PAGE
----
- Gerald Caplan suggests that Rogers and Bell might be ripe for nationalization – though it’s also worth pointing out that we don’t have to guess what happens when a Crown delivers telecommunications services: The British Labour Party has begun to make the case that market fundamentalism, or neoliberalism, is not necessarily the best way for society to operate. Specifically, it’s been trying to show that private enterprise is not always superior to public enterprise.

Beginning with Margaret Thatcher, British governments have denuded the UK of almost all public enterprises, from British Airways to (Read more…)

Accidental Deliberations: Friday Morning Links

Assorted content to end your week.

- Ralph Surette suggests that Nova Scotia’s tax and regulatory review pay close attention to the fact that it can do more than simply slash both: Nova Scotia already has relatively low corporate taxes and lower than average taxes for the highest earners. Yet none of this can seem to get into the conversation that has us as high-tax, anti-business and anti-everything. I invite the review committee to pin down where we actually stand on the comparative tax scale.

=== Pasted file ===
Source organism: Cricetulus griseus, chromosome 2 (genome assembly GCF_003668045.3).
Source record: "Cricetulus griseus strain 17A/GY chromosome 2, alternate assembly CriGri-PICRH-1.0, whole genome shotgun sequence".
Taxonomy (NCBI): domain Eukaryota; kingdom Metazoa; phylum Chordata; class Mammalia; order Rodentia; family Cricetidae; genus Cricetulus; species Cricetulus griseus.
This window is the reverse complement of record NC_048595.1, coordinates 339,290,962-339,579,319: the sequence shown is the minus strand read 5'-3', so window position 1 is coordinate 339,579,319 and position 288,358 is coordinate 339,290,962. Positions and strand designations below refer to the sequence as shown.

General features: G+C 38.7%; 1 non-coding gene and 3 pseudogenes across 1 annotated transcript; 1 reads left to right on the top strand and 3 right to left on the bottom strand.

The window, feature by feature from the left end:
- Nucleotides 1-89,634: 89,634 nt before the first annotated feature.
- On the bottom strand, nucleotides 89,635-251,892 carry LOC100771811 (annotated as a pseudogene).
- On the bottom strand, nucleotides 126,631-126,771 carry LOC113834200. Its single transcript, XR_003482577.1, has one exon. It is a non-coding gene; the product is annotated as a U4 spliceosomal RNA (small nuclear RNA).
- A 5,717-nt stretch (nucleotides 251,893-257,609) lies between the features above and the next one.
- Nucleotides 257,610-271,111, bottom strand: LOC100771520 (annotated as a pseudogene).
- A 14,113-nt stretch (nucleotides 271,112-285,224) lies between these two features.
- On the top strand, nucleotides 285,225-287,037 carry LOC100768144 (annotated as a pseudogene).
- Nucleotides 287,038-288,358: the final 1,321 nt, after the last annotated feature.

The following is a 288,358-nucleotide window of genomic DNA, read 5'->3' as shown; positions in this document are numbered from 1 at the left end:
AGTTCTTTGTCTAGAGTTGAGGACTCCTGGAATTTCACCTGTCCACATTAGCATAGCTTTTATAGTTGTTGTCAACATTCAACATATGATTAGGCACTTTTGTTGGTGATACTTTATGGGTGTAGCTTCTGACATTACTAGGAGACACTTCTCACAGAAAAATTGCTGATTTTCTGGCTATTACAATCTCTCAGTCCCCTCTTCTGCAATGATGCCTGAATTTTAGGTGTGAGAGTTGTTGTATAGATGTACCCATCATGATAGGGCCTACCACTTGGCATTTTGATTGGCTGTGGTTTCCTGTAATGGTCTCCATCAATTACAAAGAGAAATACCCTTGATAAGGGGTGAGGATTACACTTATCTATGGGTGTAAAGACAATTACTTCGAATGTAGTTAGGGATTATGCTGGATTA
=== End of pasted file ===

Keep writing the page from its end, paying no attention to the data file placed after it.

I also invite it to take note of what’s going on next door. New Brunswick (Read more…)

Accidental Deliberations: Sunday Morning Links

Assorted content for your Sunday reading.

- James Meek writes about the UK’s privatization scam, and how it’s resulted in citizens paying far more for the basic services which are better provided by a government which actually has the public interest within its mandate: Privatisation failed to demonstrate the case made by the privatisers that private companies are always more competent than state-owned ones – that private bosses, chasing the carrot of bonuses and dodging the stick of bankruptcy, will always do better than their state-employed counterparts. Through euphemisms such as “wealth creation” and “enjoying the rewards of success” Thatcher (Read more…)

Accidental Deliberations: Saturday Morning Links